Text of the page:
Supreme Court Rules GPS Monitoring Requires Warrant
Good news today. The Supreme Court has ruled in the case of Antoine Jones that GPS monitoring requires a warrant. While there were concurring opinions, the justices were unanimous in the decision, which you can read here. The issue:
Whether the attachment of a GlobalPositioning-System (GPS) tracking device to an individual’s vehicle, and subsequent use of that device to monitor the vehicle’s movements on public streets, constitutes a search or seizure within the meaning of the Fourth Amendment.
The Court ruled:
The Government’s attachment of the GPS device to the vehicle, and its use of that device to monitor the vehicle’s movements, constitutes a search under the Fourth Amendment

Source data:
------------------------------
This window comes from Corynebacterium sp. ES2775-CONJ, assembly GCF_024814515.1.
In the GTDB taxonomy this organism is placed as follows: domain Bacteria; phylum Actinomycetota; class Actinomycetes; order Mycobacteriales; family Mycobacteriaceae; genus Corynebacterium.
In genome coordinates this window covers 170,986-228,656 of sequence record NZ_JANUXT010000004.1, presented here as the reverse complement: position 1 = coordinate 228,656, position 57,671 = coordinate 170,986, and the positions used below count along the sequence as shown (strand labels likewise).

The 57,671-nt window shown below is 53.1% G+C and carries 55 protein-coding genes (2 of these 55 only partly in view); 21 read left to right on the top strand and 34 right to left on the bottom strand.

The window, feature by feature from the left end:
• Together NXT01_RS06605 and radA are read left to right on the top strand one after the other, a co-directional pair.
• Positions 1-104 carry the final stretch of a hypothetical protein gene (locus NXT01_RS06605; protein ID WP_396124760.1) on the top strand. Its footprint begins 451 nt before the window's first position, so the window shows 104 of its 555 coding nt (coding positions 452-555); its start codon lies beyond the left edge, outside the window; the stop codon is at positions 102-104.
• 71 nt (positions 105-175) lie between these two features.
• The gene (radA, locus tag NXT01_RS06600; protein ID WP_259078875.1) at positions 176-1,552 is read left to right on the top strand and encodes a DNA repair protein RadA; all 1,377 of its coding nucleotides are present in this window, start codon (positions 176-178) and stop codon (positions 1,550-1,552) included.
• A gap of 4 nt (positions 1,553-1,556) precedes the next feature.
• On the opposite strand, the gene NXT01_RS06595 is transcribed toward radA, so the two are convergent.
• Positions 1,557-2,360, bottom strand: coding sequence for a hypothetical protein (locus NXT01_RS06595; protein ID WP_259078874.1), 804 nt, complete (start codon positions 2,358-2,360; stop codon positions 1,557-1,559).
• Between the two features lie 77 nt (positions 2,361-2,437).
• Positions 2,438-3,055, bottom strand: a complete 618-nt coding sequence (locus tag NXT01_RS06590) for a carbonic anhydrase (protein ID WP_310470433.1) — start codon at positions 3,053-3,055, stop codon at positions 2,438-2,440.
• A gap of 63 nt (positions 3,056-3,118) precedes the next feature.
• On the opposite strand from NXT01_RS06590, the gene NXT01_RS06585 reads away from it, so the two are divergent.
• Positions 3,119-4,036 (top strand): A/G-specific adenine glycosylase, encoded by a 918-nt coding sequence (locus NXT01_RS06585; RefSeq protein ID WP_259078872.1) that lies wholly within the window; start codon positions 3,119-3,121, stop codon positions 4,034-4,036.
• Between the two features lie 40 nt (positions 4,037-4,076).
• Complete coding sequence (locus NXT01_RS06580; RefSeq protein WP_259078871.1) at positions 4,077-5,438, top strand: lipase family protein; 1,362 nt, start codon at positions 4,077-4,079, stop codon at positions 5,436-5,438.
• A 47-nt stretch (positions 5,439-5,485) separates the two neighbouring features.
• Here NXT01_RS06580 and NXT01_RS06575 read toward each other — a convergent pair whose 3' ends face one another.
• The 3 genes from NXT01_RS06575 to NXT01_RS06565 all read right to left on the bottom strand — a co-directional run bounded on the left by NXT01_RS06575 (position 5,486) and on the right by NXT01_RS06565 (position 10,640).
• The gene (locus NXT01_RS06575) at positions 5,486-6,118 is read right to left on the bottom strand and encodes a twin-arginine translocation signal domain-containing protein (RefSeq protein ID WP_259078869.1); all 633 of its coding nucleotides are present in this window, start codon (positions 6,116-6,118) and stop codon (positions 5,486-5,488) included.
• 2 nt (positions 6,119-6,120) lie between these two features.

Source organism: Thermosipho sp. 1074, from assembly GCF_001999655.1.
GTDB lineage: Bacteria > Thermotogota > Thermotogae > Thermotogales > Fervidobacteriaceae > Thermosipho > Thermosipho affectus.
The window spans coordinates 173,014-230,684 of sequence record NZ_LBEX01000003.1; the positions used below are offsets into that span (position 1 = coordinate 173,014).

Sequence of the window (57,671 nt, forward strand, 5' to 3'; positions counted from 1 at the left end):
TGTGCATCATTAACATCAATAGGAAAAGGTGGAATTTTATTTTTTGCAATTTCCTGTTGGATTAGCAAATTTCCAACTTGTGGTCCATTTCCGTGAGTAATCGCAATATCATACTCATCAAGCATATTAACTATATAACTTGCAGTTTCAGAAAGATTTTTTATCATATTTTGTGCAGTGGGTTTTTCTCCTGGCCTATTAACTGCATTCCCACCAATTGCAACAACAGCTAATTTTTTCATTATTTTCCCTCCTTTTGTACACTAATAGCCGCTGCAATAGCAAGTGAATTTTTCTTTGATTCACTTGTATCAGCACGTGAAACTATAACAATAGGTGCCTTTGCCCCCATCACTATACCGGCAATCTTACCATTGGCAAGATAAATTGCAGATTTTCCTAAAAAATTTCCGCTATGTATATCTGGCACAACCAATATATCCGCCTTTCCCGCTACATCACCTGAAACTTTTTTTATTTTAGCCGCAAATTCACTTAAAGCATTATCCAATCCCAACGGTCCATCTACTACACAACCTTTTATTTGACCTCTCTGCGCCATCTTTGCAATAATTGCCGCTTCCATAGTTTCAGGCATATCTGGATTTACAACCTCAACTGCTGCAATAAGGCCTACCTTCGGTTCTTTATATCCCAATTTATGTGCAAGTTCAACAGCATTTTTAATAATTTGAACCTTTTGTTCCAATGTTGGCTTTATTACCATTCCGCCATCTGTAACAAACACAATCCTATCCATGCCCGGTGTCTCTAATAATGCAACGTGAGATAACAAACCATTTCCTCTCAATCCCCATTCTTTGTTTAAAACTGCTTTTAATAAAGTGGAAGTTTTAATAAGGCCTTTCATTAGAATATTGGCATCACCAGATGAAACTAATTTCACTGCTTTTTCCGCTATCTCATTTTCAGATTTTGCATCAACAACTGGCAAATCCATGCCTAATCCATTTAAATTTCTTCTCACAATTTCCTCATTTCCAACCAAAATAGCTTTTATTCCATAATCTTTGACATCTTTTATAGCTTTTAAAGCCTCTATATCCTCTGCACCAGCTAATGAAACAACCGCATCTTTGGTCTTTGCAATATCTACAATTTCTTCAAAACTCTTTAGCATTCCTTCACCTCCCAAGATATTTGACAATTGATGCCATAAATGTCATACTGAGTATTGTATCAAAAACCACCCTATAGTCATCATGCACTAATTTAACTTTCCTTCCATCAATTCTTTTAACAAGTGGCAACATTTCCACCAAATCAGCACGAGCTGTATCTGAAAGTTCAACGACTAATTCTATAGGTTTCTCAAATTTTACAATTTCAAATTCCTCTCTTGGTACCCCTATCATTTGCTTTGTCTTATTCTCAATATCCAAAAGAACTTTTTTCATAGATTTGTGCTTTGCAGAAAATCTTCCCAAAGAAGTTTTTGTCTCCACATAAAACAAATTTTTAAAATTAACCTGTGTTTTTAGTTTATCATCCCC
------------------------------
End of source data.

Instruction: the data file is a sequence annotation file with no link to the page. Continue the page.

....the Court need not address the Government’s contention that Jones had no “reasonable expectation of privacy,” because Jones’s Fourth Amendment rights do not rise or fall with the Katz formulation. At bottom, the Court must “assur[e] preservation of that degree of privacy against government that existed when the Fourth Amendment was adopted.”
One question not addressed: Whether the electronic surveillance, if achieved without having to physically trespass on Jones’s property, would have been “an unconstitutional invasion of privacy.”
Background on the case here.
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